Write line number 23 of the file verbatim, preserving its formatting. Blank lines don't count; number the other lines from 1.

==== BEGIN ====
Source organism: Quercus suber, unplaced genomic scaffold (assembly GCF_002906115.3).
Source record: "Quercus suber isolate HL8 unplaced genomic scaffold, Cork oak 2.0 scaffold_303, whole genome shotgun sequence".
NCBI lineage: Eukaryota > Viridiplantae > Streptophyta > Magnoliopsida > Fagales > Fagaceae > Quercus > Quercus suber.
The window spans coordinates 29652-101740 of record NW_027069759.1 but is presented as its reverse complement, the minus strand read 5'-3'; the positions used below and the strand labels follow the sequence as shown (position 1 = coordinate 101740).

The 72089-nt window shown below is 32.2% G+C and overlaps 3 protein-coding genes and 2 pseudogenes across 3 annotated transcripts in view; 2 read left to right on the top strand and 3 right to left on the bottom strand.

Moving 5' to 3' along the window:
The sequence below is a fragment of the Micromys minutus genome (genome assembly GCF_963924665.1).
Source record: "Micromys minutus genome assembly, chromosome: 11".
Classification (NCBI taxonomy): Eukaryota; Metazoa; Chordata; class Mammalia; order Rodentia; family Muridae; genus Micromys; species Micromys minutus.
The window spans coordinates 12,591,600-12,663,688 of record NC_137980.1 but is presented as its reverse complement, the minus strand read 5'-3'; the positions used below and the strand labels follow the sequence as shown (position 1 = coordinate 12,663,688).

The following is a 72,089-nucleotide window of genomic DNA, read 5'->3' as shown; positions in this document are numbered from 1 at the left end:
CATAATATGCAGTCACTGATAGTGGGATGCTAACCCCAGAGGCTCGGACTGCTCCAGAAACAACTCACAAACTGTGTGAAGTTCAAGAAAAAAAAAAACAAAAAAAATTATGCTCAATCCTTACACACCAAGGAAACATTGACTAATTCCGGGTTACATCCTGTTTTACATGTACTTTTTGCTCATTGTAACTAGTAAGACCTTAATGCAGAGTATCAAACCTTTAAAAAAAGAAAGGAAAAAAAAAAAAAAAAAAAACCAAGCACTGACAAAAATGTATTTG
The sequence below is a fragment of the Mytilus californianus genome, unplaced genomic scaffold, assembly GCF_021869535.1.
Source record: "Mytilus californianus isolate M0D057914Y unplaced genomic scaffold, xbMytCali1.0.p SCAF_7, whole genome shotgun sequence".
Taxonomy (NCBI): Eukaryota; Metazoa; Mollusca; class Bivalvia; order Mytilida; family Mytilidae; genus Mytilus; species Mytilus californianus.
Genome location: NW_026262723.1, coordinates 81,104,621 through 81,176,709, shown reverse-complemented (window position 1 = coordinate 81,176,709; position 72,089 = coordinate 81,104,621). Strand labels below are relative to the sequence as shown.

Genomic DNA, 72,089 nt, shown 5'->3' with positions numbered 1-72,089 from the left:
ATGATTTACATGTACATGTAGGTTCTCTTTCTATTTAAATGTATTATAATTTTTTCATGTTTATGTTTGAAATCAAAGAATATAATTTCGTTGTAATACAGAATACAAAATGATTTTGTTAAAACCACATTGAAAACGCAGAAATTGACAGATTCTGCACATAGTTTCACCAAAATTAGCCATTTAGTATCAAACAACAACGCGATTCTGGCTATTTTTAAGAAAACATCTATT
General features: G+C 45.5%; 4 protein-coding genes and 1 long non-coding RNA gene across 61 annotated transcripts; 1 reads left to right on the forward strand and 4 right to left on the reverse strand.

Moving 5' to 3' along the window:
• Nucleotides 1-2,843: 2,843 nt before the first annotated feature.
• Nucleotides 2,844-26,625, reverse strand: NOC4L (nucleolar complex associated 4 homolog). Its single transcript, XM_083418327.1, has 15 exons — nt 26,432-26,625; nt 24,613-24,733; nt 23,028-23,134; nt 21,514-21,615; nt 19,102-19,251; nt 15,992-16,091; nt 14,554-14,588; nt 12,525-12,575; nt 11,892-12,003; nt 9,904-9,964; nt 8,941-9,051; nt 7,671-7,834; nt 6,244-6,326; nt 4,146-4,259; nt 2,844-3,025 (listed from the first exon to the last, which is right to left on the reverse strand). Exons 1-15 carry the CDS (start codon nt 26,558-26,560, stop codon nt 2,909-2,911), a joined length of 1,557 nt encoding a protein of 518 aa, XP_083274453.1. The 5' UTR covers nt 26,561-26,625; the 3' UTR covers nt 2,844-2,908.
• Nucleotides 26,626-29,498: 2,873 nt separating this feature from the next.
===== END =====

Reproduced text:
• Nucleotides 26,626-29,498: 2,873 nt separating this feature from the next.